HELLOWEEN — Walls of Jericho (review)

HELLOWEEN — Walls of Jericho album cover Album · 1985 · Speed Metal Buy this album from MMA partners
4/5 ·
siLLy puPPy
Tucked in amongst the diversifying sounds that were emerging in the 80s, the metal world found one German band in particular finding a way to carve out a new niche now called power metal by taking the melodic influences of bands like Judas Priest and Iron Maiden and marrying them with a ferocity emerging in the fledgling thrash metal movement as was gestating by the likes of Metallica and Slayer. HELLOWEEN, while most notable for their “Keeper Of The Seven Keys” power combo which pretty much raised the bar high from the very beginning actually had dabbled in the more raw and primeval world of speed metal on their debut album WALLS OF JERICHO. Released in 1985, HELLOWEEN was a new breed of band that was quickly taking the traditional sounds heard in the NWOBHM, emphasizing the melodies, deemphasizing the punk influences and adding more aggressiveness, virtuosity in guitar solos as well as the speed, which have earned this particular transition period as being tagged speed metal.

WALLS OF JERICHO, released in October 1985, can be seen as a mere extension of their debut eponymous EP which was released in April 1985 and were only separated for limitations of time length on vinyl LP records at the time. The album has two significant track listings. The original vinyl contained a mere nine tracks beginning with the title track but as soon as CD technology became common place the album was reformatted in 1987 to include the eponymous EP to provide the first five tracks as well as the bonus track titled “Judas” which very much takes a cue from the great “Judas Priest” not in style and compositional methodology but equally shows how the band had diverged from the sound as much as it shows the similarities at this point. So intertwined are the combo effect of the debut EP with the debut LP that most newer releases don’t even bother to distinguish how the tracks were really separate releases in the beginning.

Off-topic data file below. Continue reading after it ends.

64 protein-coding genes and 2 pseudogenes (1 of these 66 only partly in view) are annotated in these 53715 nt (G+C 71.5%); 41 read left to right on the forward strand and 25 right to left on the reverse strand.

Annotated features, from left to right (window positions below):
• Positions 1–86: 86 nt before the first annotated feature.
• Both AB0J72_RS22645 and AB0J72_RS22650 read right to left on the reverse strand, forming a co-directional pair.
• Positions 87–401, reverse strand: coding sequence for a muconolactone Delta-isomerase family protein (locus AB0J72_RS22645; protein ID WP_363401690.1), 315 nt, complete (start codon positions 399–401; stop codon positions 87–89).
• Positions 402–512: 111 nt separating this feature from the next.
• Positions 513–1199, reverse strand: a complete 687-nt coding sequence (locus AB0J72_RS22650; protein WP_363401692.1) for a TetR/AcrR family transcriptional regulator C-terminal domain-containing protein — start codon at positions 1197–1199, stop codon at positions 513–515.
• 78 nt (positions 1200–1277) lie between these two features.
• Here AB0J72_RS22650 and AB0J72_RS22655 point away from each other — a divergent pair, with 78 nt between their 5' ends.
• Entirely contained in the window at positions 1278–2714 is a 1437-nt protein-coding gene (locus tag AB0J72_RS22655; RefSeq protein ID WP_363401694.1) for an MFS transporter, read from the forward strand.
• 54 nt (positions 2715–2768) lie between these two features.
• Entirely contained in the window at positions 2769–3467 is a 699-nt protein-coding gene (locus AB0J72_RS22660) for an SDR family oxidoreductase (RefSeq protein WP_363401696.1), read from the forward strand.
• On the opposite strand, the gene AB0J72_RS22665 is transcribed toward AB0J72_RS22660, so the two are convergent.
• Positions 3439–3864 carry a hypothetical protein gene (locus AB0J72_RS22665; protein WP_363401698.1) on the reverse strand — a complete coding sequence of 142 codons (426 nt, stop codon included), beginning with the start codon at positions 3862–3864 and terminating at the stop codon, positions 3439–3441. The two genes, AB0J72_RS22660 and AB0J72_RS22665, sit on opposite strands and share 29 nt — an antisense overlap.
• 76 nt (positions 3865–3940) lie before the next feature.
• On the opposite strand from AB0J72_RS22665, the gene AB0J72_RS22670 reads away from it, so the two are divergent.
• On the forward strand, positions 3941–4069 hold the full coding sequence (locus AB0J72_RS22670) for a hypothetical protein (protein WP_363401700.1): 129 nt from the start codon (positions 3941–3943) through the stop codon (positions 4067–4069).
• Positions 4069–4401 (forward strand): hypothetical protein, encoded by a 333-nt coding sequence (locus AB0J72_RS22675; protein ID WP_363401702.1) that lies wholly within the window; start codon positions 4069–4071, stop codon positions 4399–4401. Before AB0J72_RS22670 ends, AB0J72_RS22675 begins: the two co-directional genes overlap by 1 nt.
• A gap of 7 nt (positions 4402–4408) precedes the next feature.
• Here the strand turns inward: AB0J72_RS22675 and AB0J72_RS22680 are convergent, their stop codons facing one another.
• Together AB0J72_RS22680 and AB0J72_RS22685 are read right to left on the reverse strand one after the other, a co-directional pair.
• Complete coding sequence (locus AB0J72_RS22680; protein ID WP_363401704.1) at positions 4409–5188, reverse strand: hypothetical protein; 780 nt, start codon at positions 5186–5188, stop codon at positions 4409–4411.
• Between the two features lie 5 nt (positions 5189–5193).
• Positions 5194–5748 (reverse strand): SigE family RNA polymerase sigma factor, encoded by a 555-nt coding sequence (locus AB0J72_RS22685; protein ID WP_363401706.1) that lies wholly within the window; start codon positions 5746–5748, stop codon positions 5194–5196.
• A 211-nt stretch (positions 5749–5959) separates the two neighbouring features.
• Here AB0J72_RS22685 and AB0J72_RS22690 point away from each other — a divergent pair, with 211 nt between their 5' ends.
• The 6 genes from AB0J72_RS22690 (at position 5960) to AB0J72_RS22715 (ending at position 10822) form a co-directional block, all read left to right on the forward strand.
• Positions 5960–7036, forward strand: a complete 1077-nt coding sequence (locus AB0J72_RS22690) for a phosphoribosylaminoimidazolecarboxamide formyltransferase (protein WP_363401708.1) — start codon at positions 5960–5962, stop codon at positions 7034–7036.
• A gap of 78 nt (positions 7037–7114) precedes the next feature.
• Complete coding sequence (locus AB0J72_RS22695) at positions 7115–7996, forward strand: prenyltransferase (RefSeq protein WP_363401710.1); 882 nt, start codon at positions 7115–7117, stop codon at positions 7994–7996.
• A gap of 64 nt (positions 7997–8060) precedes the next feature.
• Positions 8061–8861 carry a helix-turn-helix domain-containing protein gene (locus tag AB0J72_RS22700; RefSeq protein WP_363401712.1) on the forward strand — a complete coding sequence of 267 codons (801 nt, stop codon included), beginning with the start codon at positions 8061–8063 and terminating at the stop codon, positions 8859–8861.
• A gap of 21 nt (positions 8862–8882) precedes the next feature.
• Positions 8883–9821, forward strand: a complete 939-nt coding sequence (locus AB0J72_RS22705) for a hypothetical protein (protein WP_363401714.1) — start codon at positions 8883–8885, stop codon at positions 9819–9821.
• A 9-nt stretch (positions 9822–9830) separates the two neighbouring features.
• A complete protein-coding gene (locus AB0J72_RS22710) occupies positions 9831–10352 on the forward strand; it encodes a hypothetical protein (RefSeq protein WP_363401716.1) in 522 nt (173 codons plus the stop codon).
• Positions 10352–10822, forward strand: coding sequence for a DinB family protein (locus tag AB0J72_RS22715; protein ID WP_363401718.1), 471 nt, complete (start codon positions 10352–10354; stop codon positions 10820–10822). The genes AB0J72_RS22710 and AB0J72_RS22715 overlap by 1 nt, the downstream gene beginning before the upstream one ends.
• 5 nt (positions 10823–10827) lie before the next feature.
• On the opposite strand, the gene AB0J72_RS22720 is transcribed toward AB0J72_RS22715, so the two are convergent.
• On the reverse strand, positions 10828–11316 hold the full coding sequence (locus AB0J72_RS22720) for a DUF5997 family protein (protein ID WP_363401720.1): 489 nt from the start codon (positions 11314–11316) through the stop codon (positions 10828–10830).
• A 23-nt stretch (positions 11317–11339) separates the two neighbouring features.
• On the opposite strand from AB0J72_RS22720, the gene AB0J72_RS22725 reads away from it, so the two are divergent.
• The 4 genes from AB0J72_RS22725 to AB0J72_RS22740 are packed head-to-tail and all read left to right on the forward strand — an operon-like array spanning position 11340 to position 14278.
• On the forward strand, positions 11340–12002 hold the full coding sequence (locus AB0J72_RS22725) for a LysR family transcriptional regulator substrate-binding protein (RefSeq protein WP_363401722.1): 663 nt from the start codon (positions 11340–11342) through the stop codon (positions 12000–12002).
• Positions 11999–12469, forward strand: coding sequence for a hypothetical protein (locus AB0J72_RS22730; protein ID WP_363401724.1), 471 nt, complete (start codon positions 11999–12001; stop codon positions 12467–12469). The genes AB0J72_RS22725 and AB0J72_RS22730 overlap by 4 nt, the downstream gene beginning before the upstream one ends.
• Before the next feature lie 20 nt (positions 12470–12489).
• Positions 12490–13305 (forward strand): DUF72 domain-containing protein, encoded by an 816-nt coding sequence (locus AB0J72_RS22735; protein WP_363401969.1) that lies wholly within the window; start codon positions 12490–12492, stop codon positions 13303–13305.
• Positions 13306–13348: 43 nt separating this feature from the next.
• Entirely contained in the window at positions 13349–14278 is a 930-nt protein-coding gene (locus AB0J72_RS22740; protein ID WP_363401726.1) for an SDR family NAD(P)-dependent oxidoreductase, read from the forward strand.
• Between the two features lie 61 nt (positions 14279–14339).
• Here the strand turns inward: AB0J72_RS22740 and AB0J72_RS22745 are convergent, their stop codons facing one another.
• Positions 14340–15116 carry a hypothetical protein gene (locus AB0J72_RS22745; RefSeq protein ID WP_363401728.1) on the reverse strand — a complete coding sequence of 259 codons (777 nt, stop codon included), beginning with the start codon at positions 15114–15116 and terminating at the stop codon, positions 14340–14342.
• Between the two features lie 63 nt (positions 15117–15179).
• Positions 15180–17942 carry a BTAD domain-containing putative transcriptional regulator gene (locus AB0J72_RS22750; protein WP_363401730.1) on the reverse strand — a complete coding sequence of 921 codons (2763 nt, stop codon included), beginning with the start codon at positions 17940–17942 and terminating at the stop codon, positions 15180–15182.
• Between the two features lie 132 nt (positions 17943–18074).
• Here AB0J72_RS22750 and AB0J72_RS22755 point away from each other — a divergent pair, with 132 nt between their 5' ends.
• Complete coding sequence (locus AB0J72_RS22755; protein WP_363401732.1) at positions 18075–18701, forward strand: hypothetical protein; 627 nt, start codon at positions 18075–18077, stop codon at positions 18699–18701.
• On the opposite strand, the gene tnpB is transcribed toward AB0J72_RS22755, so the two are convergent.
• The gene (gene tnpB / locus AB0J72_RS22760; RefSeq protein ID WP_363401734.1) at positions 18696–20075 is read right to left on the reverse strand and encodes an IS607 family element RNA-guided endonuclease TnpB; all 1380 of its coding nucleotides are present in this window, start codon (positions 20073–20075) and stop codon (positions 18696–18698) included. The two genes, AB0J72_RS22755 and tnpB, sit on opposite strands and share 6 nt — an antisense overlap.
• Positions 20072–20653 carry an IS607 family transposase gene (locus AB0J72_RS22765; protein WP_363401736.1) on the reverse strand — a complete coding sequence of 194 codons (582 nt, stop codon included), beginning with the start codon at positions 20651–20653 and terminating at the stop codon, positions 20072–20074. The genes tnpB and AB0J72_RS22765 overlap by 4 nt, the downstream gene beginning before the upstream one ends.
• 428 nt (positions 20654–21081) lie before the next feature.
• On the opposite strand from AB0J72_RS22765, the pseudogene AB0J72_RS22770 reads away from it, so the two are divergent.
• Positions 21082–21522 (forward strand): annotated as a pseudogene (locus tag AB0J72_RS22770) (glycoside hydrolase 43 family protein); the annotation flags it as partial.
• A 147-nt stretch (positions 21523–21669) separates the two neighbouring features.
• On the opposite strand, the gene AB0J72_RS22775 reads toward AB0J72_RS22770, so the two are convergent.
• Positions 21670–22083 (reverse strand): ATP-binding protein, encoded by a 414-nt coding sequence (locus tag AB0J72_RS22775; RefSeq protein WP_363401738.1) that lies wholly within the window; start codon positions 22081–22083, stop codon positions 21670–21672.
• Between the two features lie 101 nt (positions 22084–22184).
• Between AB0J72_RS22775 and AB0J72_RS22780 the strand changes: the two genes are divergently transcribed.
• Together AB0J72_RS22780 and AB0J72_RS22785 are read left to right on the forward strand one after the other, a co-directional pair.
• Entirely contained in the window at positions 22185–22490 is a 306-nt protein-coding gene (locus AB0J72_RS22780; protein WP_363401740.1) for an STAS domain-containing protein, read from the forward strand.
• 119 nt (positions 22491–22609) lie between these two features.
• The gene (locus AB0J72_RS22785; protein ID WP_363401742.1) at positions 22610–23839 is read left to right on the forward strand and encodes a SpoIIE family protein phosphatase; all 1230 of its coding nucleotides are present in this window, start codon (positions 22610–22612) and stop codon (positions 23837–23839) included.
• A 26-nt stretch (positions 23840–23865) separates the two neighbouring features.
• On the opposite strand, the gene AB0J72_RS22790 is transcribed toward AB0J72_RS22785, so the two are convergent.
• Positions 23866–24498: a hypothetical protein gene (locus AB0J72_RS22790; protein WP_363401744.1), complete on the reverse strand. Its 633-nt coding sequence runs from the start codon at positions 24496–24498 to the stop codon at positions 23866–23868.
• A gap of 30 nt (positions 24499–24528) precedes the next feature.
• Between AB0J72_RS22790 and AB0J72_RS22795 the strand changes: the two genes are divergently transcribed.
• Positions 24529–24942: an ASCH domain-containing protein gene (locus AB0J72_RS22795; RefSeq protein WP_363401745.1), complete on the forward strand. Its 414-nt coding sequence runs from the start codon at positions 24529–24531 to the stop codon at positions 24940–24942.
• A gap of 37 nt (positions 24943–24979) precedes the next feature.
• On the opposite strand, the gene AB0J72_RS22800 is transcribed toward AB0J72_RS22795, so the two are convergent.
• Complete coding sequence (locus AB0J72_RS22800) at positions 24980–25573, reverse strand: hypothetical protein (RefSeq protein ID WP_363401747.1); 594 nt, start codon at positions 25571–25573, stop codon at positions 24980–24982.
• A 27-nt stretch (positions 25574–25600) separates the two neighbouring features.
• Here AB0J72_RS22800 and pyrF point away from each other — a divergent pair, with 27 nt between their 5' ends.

HELLOWEEN was a different band at this point. Before Michael Kiske would join the band as the vibrant poster child vocalist for the entire power metal scene that the band launched with their “Keeper Of The Seven Keys” fantasy albums, vocals were performed by Kai Hansen who offered a more gritty raw 80s metal sound to the band. His style was very similar to Rob Halford and Bruce Dickinson without the distinguished operatic perfections. Like many an 80s metal band, lyrics were based in fantasy, morbidity and just plain fun as well (“Gorgar” is about a pinball game whereas “Heavy Metal (Is The Law)” provided a mindless anthem for fans to sing along about how great it was to bang their heads to metal music! How innocent were those days! Musically WALLS OF JERICHO shows a great deal of derivative tracks such as “Phantoms Of Death” which shows a “2 Minutes 2 Midnight” Iron Maiden type of riffing at first only to become a Judas Priest type of track reminding me a bit “The Sentinel.” Many other tracks are clearly linked to the NWOBHM heroes of the days but tracks like “Guardian” already show a clear deviation from the pack with pure power metal attributes and a prognosticator of exactly where the band was steering their sound.

The debut album by HELLOWEEN is hardly a perfect one for it does have a rather inconsistent selection of tracks that sometimes ring too close to their influences and sometimes surprise as to how far the band had already developed their sound at this point. From the production side of things, WALLS OF JERICHO is much less polished than the albums that immediately followed. This one is a filthy raw metal affair, one that serves it well for a debut as it gave HELLOWEEN the proper street creds to build their sound upon. When push comes to shove, i have to admit that WALLS OF JERICHO is hardly the most sophisticated album of the era dwarfed by the greats of the day as well as by the band's own following masterpieces but there is truly something special about WALLS OF JERICHO. It has an energy and feel unlike anything else of the era. True that bands like Omen were in the same camp, but no one else pulled it off quite like HELLOWEEN. When it comes down to it this is simply an enjoyable album to listen to even if one can intellectually find flaws in the analysis, at least it is quite the enjoyable album for me.
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